The Salvadoran Crucible

The Salvadoran Crucible

The Failure of U.S. Counterinsurgency in El Salvador, 1979-1992

Brian D’Haeseleer

University Press of Kansas, Lawrence, Kansas, 2017, 272 pages

Book Review published on: March 30, 2018

Brian D’Haeseleer, an assistant professor of history at Lyon College, presents a timely examination of the U.S. counterinsurgency (COIN) intervention in El Salvador during the period 1979 to 1992. While it does not offer a new theory on counterinsurgency warfare, The Salvadoran Crucible provides a historical overview of U.S. COIN policy and in-depth examination of COIN efforts in El Salvador. The book is broken into five chapters and a conclusion. The first two chapters establish the groundwork for the U.S. intervention into El Salvador. Chapter 3 analyzes the war in El Salvador between 1981 and 1983, when U.S. interests in the conflict and the violence was at its peak. Chapter 4 discusses the “stalemate” phase of the conflict (1984–1988). Chapter 5 begins in 1989 and continues until the end of the conflict. D’Haeseleer concludes in examining American policy makers’ attempt to use the El Salvador approach in Iraq in 2003.

The Salvadoran Crucible opens reviewing twentieth-century COIN operations in the Philippines, Nicaragua, Malaysia, Algeria, and Vietnam. D’Haeseleer notes the Philippines, Nicaragua, and Vietnam COIN are exemplified as successful COIN operations and have formed the basis of U.S. COIN doctrine despite facts to the contrary. He asserts that our COIN operations in these three conflicts concluded for differing reasons and actually increased the suffering of indigenous populations caught between insurgents and counterinsurgents forces.

Among D’Haeseleer’s many significant observations and reflections, three stand out. First, success in COIN requires addressing the indigenous population’s grievances. The El Salvador government was unwilling and unable in addressing the grievances of its constituents. El Salvador feared giving credibility to the insurgent Farabundo Marti National Liberation Front (FMLN) if it addressed Salvadoran grievances. Failure of the government to address the grievances only increase support to the FMLN.

Secondly, land reform is a COIN basic tenet with potential negative consequences. El Salvador’s attempts to redistribute land from wealthy farmers to the poor quickly lost the support of the government by the elite. This was further exacerbated when the poor received nonproducing redistributed land.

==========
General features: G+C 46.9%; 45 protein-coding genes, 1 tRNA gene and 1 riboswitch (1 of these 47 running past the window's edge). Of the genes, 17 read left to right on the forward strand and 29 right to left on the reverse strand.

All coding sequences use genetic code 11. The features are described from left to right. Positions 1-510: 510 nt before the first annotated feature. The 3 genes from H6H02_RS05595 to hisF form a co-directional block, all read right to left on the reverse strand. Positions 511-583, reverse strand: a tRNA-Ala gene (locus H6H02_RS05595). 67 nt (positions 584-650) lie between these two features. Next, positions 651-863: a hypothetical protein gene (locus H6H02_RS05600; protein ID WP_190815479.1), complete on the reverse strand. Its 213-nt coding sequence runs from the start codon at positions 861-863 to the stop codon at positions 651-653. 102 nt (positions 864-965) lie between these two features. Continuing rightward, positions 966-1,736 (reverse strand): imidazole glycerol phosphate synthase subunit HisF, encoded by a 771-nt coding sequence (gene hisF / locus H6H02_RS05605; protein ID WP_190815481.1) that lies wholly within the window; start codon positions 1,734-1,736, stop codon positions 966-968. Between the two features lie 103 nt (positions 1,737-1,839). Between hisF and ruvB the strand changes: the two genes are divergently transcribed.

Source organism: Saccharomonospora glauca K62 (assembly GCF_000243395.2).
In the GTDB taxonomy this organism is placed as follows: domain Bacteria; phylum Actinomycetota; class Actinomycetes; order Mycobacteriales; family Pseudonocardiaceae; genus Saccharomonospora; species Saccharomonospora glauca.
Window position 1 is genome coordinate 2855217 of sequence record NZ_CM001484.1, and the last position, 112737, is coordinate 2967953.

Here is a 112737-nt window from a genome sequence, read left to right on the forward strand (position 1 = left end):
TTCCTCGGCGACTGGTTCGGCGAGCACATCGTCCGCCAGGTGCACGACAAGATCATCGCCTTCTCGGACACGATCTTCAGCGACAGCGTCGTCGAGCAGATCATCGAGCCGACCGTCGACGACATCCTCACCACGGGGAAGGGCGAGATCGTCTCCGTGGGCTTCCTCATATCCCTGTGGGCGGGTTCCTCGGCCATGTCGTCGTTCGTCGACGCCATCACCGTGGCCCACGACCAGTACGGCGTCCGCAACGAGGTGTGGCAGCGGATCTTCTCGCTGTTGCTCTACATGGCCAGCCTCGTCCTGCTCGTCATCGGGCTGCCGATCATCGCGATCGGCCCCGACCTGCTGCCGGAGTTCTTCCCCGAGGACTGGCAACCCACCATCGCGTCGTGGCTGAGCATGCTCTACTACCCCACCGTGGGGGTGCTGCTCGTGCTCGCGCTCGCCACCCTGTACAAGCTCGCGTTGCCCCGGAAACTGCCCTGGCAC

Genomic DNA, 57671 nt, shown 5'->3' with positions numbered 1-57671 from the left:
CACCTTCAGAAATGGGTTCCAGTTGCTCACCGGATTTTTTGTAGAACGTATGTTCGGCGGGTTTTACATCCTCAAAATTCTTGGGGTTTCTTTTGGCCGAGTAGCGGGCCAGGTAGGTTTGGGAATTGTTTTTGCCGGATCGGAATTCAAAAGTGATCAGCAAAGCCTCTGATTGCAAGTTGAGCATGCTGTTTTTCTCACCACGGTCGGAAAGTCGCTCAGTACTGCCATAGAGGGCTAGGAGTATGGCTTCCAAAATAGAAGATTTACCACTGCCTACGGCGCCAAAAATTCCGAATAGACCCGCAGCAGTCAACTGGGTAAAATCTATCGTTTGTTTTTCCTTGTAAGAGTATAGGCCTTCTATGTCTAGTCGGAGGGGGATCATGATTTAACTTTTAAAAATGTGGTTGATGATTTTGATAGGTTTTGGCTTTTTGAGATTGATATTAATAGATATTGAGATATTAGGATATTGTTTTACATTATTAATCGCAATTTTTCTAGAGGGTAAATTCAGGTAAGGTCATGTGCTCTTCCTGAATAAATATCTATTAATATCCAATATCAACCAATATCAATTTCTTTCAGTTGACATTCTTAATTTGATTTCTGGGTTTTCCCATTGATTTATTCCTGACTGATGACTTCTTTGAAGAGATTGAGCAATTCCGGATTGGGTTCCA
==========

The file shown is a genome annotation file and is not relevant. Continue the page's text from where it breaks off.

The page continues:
Third, U.S. COIN efforts often result in making the supported government dependent on U.S. aid and support. D’Haeseleer describes how U.S. COIN programs in Vietnam and El Salvador resulted in making those governments dependent on U.S. support. D’Haeseleer observes such dependency eroded the perceived legitimacy of both governments and gave credibility to insurgent propaganda that depicted those governments as U.S. puppets.

D’Haeseleer challenges the claim that U.S.-led COIN efforts in El Salvador were successful in ending the conflict. He counters that it was the consequence of a mixture of events, including some that happened far from El Salvador’s borders as well as internally. After 1989, Salvadoran society had grown weary of the war. Both sides realizing a military victory an impossibility looked to the negotiating table to end the war. Media reports of death squads and other excesses of U.S.-trained Salvadoran army forces resulted in a loss of U.S. Congressional support for continuing U.S. COIN operations to El Salvador. Forced recruitment by FMLN forces in local villages lost the FMLN support of the populace. The Salvadoran people simply had enough.

D’Haeseleer concludes in comparing the El Salvador experience with U.S. COIN efforts in Iraq. It is eerily similar in its nonviolent approach that ultimately focuses on eliminating the insurgents. As a result, terror and violence become part of the fabric of the conflict. D’Haeseleer reminds us that history is replete with examples of counterrevolutionary forces trying to out-terrorize the insurgents and losing or achieving only a stalemate.

The Salvadoran Crucible excels in providing a broader understanding of the challenges and limitations in COIN operations. This book is a must read for COIN stakeholders at policy and practitioner levels.

Book Review written by: Jesse McIntyre III, Fort Leavenworth, Kansas